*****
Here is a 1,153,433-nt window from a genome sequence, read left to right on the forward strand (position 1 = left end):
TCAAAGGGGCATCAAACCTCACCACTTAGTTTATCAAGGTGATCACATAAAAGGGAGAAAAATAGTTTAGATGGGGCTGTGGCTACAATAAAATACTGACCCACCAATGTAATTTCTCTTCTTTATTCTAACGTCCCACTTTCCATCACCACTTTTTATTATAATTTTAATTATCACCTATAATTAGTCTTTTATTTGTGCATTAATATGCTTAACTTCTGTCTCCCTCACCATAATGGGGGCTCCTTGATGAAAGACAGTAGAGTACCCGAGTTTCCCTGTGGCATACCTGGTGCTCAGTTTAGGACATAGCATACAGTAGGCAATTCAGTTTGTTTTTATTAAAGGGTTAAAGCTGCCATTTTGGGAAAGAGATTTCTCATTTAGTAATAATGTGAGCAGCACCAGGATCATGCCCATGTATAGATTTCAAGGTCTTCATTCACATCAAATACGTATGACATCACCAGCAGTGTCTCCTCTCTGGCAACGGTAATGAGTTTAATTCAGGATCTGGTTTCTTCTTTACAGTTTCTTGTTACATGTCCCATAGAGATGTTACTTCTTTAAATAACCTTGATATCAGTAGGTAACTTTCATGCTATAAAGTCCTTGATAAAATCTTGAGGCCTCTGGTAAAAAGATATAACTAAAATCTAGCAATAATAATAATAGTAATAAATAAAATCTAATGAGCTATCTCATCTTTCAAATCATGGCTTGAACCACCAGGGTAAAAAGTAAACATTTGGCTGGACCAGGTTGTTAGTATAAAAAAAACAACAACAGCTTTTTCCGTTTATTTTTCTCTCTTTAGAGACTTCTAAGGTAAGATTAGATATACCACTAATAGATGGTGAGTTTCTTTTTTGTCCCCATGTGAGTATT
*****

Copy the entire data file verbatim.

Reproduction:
Here is a 1,153,433-nt window from a genome sequence, read left to right on the forward strand (position 1 = left end):
TCAAAGGGGCATCAAACCTCACCACTTAGTTTATCAAGGTGATCACATAAAAGGGAGAAAAATAGTTTAGATGGGGCTGTGGCTACAATAAAATACTGACCCACCAATGTAATTTCTCTTCTTTATTCTAACGTCCCACTTTCCATCACCACTTTTTATTATAATTTTAATTATCACCTATAATTAGTCTTTTATTTGTGCATTAATATGCTTAACTTCTGTCTCCCTCACCATAATGGGGGCTCCTTGATGAAAGACAGTAGAGTACCCGAGTTTCCCTGTGGCATACCTGGTGCTCAGTTTAGGACATAGCATACAGTAGGCAATTCAGTTTGTTTTTATTAAAGGGTTAAAGCTGCCATTTTGGGAAAGAGATTTCTCATTTAGTAATAATGTGAGCAGCACCAGGATCATGCCCATGTATAGATTTCAAGGTCTTCATTCACATCAAATACGTATGACATCACCAGCAGTGTCTCCTCTCTGGCAACGGTAATGAGTTTAATTCAGGATCTGGTTTCTTCTTTACAGTTTCTTGTTACATGTCCCATAGAGATGTTACTTCTTTAAATAACCTTGATATCAGTAGGTAACTTTCATGCTATAAAGTCCTTGATAAAATCTTGAGGCCTCTGGTAAAAAGATATAACTAAAATCTAGCAATAATAATAATAGTAATAAATAAAATCTAATGAGCTATCTCATCTTTCAAATCATGGCTTGAACCACCAGGGTAAAAAGTAAACATTTGGCTGGACCAGGTTGTTAGTATAAAAAAAACAACAACAGCTTTTTCCGTTTATTTTTCTCTCTTTAGAGACTTCTAAGGTAAGATTAGATATACCACTAATAGATGGTGAGTTTCTTTTTTGTCCCCATGTGAGTATT